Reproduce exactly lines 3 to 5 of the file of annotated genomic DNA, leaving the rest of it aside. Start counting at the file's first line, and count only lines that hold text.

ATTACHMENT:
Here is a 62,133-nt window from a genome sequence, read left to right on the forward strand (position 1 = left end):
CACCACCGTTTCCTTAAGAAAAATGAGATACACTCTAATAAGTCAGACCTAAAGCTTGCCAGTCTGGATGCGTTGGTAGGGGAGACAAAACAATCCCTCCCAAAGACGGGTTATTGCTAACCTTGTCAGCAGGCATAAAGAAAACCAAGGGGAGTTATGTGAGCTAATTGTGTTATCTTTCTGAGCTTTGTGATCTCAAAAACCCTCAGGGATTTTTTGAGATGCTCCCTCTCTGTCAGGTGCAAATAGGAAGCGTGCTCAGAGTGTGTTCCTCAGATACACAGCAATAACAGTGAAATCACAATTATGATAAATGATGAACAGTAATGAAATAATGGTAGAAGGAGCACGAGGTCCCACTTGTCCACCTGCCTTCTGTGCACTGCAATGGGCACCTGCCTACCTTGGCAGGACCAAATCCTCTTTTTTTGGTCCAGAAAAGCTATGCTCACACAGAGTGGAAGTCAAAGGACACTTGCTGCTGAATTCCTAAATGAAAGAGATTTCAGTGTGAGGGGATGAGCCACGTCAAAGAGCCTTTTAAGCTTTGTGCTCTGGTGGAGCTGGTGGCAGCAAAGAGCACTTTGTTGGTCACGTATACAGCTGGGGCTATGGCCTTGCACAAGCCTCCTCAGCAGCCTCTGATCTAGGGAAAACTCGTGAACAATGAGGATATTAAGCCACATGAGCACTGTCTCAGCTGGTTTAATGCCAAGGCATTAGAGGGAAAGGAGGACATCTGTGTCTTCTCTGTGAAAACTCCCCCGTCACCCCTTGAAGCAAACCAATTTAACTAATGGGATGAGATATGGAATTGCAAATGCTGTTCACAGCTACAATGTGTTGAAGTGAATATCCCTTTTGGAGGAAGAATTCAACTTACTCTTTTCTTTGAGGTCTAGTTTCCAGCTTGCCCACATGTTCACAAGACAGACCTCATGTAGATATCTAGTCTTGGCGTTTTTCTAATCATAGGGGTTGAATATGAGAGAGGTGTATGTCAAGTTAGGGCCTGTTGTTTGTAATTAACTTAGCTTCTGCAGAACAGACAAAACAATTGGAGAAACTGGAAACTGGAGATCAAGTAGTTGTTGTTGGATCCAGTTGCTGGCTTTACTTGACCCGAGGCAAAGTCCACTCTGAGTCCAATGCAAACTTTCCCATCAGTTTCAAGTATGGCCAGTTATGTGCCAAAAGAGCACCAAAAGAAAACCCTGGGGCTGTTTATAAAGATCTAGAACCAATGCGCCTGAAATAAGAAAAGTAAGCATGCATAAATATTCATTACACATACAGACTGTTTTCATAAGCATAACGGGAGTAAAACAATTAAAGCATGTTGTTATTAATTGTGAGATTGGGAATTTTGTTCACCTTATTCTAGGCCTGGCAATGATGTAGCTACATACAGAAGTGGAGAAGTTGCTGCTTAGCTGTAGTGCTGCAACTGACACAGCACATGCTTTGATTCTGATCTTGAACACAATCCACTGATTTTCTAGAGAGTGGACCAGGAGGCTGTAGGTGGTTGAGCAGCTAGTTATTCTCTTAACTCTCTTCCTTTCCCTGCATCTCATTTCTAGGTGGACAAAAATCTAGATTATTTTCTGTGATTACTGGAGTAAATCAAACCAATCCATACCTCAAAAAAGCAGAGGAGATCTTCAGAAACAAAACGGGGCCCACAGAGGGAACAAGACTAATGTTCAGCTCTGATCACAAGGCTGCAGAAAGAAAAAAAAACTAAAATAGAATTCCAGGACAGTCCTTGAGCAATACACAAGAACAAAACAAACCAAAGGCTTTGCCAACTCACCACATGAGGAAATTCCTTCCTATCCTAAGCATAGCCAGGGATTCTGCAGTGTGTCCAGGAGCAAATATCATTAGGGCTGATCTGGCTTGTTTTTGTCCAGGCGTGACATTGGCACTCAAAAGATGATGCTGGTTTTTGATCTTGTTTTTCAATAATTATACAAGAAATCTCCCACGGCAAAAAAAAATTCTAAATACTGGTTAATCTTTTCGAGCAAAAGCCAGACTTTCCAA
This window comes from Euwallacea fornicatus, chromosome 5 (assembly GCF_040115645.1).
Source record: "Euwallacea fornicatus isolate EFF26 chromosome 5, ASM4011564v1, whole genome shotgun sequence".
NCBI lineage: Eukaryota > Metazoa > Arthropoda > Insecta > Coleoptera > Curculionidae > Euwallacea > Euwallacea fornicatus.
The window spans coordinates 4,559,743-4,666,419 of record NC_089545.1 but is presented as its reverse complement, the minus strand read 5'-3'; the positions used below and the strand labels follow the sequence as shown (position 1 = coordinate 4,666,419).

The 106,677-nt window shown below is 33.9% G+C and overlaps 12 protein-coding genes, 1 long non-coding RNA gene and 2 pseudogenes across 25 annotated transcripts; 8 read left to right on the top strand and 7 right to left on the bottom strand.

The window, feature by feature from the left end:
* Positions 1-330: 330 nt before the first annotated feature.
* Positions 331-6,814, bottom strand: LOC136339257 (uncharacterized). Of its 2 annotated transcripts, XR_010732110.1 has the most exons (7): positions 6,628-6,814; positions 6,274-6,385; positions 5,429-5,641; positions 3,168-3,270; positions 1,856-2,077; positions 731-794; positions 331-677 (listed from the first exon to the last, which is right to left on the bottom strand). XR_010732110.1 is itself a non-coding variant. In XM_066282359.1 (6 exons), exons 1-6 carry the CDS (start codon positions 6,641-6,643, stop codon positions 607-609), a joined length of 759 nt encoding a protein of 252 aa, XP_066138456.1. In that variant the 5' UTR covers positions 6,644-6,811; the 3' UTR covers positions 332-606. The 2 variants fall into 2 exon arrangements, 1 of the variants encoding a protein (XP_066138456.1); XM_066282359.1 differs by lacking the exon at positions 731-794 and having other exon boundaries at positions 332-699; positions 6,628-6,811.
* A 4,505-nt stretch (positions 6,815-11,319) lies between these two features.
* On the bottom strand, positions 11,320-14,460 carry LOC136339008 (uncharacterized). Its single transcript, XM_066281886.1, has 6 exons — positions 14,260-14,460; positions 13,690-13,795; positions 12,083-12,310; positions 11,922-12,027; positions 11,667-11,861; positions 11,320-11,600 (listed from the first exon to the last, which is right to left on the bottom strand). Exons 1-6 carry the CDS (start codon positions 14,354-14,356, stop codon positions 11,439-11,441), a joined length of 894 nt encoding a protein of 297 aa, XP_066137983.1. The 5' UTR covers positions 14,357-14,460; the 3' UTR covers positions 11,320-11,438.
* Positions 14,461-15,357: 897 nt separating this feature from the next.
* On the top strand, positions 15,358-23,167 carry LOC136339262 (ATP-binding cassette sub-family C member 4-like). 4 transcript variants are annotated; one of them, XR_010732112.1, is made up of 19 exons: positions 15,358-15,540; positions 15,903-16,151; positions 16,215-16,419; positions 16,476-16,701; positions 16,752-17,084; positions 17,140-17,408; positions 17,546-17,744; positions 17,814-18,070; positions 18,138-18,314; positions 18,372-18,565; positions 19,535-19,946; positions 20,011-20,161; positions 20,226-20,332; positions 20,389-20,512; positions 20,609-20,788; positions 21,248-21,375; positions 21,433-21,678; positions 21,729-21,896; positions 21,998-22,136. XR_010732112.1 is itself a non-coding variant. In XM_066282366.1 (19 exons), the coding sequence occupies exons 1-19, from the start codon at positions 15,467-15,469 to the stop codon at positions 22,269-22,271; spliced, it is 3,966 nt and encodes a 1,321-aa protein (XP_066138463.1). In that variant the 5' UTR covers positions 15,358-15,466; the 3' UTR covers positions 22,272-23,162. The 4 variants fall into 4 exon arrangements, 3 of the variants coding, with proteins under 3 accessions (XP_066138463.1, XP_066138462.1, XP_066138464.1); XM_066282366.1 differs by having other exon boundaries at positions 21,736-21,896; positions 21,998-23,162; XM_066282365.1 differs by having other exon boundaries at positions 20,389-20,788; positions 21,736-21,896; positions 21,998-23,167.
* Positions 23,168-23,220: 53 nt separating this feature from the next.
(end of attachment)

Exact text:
This window comes from Euwallacea fornicatus, chromosome 5 (assembly GCF_040115645.1).
Source record: "Euwallacea fornicatus isolate EFF26 chromosome 5, ASM4011564v1, whole genome shotgun sequence".
NCBI lineage: Eukaryota > Metazoa > Arthropoda > Insecta > Coleoptera > Curculionidae > Euwallacea > Euwallacea fornicatus.